Ilkley Moor

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A splash of mauve grey and lilac contrasts prominently against the verdant green fern fronds, the rarity of azure skies made the scene one of even more serene beauty and wonder. Ilkley Moor certainly deserves its place amongst the expanses of the Jurassic Coast and the Lake District as a Site of Specific Scientific Interest, situated snuggly between Keightley (that’s “Keethly” to a Yorkshire person) and Ilkley, West Yorkshire. It was formed during the Carboniferous period some 325 million years ago, back when the moor was seeped by southern bound rivers and channels- creating a steamy tropical swamp-somewhat different to today.


The force of the water chiselled away at the rock and the deposited sediment was as a result of the incoming ebb and flow of the rather tormentous tides- certainly what the UK is rather famous for, with the second largest tidal range in the Bristol Channel! The highest being in the Bay of Fundy, Eastern Canada at Burntcoat Head, of 11.7 meters. The moor is now well above sea level at 405m. The sediment eventually under the compaction pressure and eons of time formed hard rock layers. All manners of geological forces tilted the strata creating a continuous rippling of fractures and crevasse within the rocks, which is what makes this place a popular haunt for climbers. Further north are Rocky Valley and Ilkley Quarry, near the remote and little known village of Ben Rhydding.



During the last Ice age, the glacier that shaped the wharfe valley cleaved its way through, smoothing the valleys and depositing glacial debris in the form of millstone grit- rather acidic which is what creates this gorgeous little habitat with its heather and scarred rock faces.


The famous millstone “Cow and Calf” rock formation located at the Ilkley quarry is certainly an impressive rocky outcrop, definitely one to have your photo taken on! It is so called rather quirkily, due to the rocks resembling rather lucidly, a cow and a calf…legend has it that there was once an even larger boulder that once resided next to the calf and its mother that was deemed to be a “bull” but sadly this was said to be quarried during the 19th century spa boom… shame, would have felt more like home!


It was my first time on the moor and it certainly was a perfect day for a hike. Armed with my GoPro, 600D and Wainwrights sketch note book, I felt ready to capture the memories! I am sorry to say… but I did pick a little heather, please don’t arrest me Natural England!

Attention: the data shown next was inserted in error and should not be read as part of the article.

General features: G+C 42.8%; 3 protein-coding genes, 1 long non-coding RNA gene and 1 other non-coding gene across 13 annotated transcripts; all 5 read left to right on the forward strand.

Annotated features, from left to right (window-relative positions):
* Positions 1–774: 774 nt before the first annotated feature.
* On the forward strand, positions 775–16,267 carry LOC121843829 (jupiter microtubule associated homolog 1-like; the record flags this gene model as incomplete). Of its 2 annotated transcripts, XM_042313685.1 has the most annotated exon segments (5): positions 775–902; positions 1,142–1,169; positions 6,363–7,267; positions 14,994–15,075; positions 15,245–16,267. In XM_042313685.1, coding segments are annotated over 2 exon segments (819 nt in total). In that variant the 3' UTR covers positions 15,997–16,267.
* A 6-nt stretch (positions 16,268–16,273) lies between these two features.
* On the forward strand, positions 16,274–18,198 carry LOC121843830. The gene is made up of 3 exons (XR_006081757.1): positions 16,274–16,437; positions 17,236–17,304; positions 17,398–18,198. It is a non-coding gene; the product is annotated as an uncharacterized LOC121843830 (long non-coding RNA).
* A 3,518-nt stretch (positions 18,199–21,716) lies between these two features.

This very hardy and resistant shrub coexists with a whole host of other perfectly adapted species such as bracken and wavy-hair grass. The three species heather include cross-leaves, Bell-heather and Ling, the latter being the most prolific. Bilberries are scattered amongst this delicious assortment of green and lilac which apparently makes for an equally delectable summer pie. The almost jewel-like quality of the cranberries gives a splash of red to the scene, and adds a little flavour and spice to the otherwise cooler palate of blues, purples and greens.


I felt very fortunate to see the stunning Red Grouse that reside here, one was hidden amongst the heather, and decided that he wasn’t very happy with me trampling on his favourite foraging site, and defiantly leapt up whilst uttering “ughghghghgghghgghhhh!” It almost has a clacking quality to it. Nevertheless, I pressed on determined to get a shot of him from below, as to not scare him further. He seemed to relax and I got the shot! See what you think.


A smaller family were foraging on seeds, heather, berries and small insects. You can appreciate how well camouflaged they are from a distance; it was only till I stumbled upon them on the trail that I noticed them. However, it seems that they unphased by a fell runner, so I crawled a little closer to them to get some more shots. The bees were whizzing around the lilac flowers adorning the heather like little crocheted accessories, the locals actually sell honey which is especially made from this particular flower- will have to try some!


I even spotted a Lizards tail as it dived into a heather patch… I thought I was seeing things- reptiles living in the UK! There are many brilliant bird species such as the cuckoo, Hen Harriers, Hawks, Kestrels, Plovers and starlings. It’s really easy to visit this historical site, you can get the X84 bus up or the train to the town, then it’s only a 10 minute walk up to the Moor itself, which is marked out with its Cow and calf café as well as the actual rock. Here is a link to upcoming events; I certainly will be joining the bat and GPS one!

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